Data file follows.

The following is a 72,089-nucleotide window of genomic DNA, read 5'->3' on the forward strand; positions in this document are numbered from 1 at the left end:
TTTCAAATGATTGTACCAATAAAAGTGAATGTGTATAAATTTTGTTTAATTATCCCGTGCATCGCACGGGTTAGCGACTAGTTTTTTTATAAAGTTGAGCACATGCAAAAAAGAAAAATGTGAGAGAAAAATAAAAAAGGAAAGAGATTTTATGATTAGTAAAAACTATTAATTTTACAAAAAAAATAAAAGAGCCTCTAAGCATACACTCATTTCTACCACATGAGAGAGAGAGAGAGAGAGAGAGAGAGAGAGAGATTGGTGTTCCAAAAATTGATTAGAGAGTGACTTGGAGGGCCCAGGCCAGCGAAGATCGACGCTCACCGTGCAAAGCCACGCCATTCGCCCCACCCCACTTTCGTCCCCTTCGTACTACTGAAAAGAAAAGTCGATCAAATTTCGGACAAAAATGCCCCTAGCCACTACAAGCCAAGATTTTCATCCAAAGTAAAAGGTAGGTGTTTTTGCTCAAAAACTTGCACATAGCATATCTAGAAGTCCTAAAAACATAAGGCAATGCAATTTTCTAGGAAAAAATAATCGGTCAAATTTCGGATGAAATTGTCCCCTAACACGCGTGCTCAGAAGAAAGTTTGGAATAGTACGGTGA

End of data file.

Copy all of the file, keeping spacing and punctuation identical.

The following is a 72,089-nucleotide window of genomic DNA, read 5'->3' on the forward strand; positions in this document are numbered from 1 at the left end:
TTTCAAATGATTGTACCAATAAAAGTGAATGTGTATAAATTTTGTTTAATTATCCCGTGCATCGCACGGGTTAGCGACTAGTTTTTTTATAAAGTTGAGCACATGCAAAAAAGAAAAATGTGAGAGAAAAATAAAAAAGGAAAGAGATTTTATGATTAGTAAAAACTATTAATTTTACAAAAAAAATAAAAGAGCCTCTAAGCATACACTCATTTCTACCACATGAGAGAGAGAGAGAGAGAGAGAGAGAGAGAGAGATTGGTGTTCCAAAAATTGATTAGAGAGTGACTTGGAGGGCCCAGGCCAGCGAAGATCGACGCTCACCGTGCAAAGCCACGCCATTCGCCCCACCCCACTTTCGTCCCCTTCGTACTACTGAAAAGAAAAGTCGATCAAATTTCGGACAAAAATGCCCCTAGCCACTACAAGCCAAGATTTTCATCCAAAGTAAAAGGTAGGTGTTTTTGCTCAAAAACTTGCACATAGCATATCTAGAAGTCCTAAAAACATAAGGCAATGCAATTTTCTAGGAAAAAATAATCGGTCAAATTTCGGATGAAATTGTCCCCTAACACGCGTGCTCAGAAGAAAGTTTGGAATAGTACGGTGA